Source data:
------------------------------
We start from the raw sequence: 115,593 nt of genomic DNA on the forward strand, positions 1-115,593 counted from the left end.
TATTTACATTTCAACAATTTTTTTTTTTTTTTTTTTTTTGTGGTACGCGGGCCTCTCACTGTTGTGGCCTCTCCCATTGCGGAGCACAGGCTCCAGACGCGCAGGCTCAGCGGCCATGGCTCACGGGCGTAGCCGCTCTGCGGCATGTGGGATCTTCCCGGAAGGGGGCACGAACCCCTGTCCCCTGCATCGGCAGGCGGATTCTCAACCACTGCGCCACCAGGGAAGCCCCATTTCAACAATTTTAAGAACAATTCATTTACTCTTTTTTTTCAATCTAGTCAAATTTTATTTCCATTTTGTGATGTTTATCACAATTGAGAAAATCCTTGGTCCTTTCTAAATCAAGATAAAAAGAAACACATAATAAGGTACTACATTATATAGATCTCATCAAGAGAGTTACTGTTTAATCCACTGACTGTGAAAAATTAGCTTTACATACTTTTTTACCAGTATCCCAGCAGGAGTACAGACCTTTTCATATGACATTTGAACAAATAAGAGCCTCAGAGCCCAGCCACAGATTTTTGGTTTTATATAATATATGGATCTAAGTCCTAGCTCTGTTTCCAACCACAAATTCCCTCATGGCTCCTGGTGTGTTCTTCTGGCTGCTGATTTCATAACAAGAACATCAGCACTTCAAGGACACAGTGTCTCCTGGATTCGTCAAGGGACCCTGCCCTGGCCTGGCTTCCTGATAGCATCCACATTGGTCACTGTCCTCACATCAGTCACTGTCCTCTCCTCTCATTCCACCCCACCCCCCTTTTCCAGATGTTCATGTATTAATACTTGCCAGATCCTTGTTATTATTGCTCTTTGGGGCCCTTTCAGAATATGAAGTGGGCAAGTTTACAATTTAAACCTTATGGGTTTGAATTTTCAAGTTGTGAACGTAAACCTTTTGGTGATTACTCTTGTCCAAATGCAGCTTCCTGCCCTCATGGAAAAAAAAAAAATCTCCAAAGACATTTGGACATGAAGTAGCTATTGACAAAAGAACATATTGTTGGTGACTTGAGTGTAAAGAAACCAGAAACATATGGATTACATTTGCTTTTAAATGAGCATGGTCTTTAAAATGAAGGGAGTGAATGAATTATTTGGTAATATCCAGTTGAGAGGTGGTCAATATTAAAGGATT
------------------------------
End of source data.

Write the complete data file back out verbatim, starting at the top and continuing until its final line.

We start from the raw sequence: 115,593 nt of genomic DNA on the forward strand, positions 1-115,593 counted from the left end.
TATTTACATTTCAACAATTTTTTTTTTTTTTTTTTTTTTGTGGTACGCGGGCCTCTCACTGTTGTGGCCTCTCCCATTGCGGAGCACAGGCTCCAGACGCGCAGGCTCAGCGGCCATGGCTCACGGGCGTAGCCGCTCTGCGGCATGTGGGATCTTCCCGGAAGGGGGCACGAACCCCTGTCCCCTGCATCGGCAGGCGGATTCTCAACCACTGCGCCACCAGGGAAGCCCCATTTCAACAATTTTAAGAACAATTCATTTACTCTTTTTTTTCAATCTAGTCAAATTTTATTTCCATTTTGTGATGTTTATCACAATTGAGAAAATCCTTGGTCCTTTCTAAATCAAGATAAAAAGAAACACATAATAAGGTACTACATTATATAGATCTCATCAAGAGAGTTACTGTTTAATCCACTGACTGTGAAAAATTAGCTTTACATACTTTTTTACCAGTATCCCAGCAGGAGTACAGACCTTTTCATATGACATTTGAACAAATAAGAGCCTCAGAGCCCAGCCACAGATTTTTGGTTTTATATAATATATGGATCTAAGTCCTAGCTCTGTTTCCAACCACAAATTCCCTCATGGCTCCTGGTGTGTTCTTCTGGCTGCTGATTTCATAACAAGAACATCAGCACTTCAAGGACACAGTGTCTCCTGGATTCGTCAAGGGACCCTGCCCTGGCCTGGCTTCCTGATAGCATCCACATTGGTCACTGTCCTCACATCAGTCACTGTCCTCTCCTCTCATTCCACCCCACCCCCCTTTTCCAGATGTTCATGTATTAATACTTGCCAGATCCTTGTTATTATTGCTCTTTGGGGCCCTTTCAGAATATGAAGTGGGCAAGTTTACAATTTAAACCTTATGGGTTTGAATTTTCAAGTTGTGAACGTAAACCTTTTGGTGATTACTCTTGTCCAAATGCAGCTTCCTGCCCTCATGGAAAAAAAAAAAATCTCCAAAGACATTTGGACATGAAGTAGCTATTGACAAAAGAACATATTGTTGGTGACTTGAGTGTAAAGAAACCAGAAACATATGGATTACATTTGCTTTTAAATGAGCATGGTCTTTAAAATGAAGGGAGTGAATGAATTATTTGGTAATATCCAGTTGAGAGGTGGTCAATATTAAAGGATT